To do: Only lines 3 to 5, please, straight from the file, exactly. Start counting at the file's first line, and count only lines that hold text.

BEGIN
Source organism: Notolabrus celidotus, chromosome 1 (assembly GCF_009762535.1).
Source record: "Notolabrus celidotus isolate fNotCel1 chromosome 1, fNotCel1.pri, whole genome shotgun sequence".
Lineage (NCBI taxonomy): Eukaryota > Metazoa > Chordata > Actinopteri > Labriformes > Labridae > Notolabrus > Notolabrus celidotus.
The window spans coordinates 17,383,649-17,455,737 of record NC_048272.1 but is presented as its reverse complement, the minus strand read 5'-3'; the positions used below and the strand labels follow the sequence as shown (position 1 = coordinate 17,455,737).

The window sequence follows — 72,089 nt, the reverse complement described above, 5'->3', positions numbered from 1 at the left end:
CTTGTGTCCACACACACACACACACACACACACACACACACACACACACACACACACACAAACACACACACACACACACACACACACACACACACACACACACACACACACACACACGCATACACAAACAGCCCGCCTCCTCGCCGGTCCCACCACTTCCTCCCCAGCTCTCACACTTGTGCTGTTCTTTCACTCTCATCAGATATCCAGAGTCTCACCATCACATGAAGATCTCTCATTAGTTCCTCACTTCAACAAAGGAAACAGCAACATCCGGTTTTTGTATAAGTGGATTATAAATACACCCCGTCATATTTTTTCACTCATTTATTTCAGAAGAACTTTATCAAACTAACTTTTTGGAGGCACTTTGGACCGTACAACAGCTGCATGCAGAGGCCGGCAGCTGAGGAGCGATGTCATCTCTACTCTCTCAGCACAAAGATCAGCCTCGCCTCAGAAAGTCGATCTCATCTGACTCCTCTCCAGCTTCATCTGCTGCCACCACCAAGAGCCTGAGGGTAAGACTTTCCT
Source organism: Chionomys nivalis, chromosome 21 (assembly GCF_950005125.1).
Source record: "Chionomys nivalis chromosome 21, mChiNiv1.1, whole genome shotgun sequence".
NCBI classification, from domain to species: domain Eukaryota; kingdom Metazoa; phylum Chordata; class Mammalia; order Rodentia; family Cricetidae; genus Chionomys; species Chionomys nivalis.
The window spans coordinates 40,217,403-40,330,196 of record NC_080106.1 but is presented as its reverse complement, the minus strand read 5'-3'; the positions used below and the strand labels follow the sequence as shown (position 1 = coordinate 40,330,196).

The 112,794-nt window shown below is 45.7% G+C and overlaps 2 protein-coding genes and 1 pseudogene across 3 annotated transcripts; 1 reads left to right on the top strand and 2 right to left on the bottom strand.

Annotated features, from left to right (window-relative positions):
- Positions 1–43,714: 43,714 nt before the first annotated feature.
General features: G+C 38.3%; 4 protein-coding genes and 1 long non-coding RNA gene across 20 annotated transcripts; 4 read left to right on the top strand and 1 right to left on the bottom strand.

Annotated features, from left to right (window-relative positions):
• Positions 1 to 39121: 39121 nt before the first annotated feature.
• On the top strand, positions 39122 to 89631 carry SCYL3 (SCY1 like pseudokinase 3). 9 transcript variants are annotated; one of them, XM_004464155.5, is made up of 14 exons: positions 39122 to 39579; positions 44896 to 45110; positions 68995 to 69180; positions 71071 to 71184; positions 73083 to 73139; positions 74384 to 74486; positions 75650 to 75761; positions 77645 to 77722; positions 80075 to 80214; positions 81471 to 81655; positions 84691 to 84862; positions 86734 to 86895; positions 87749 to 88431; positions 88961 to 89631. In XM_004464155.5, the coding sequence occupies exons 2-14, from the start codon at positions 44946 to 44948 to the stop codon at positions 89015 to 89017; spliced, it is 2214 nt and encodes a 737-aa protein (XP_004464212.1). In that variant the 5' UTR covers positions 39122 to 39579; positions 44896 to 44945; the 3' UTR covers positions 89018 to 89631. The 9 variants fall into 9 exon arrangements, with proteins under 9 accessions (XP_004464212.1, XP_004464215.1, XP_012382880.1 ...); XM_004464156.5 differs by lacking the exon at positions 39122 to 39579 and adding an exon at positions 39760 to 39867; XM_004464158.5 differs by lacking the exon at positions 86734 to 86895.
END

Lineage (NCBI taxonomy): Eukaryota > Metazoa > Chordata > Actinopteri > Labriformes > Labridae > Notolabrus > Notolabrus celidotus.
The window spans coordinates 17,383,649-17,455,737 of record NC_048272.1 but is presented as its reverse complement, the minus strand read 5'-3'; the positions used below and the strand labels follow the sequence as shown (position 1 = coordinate 17,455,737).

The window sequence follows — 72,089 nt, the reverse complement described above, 5'->3', positions numbered from 1 at the left end: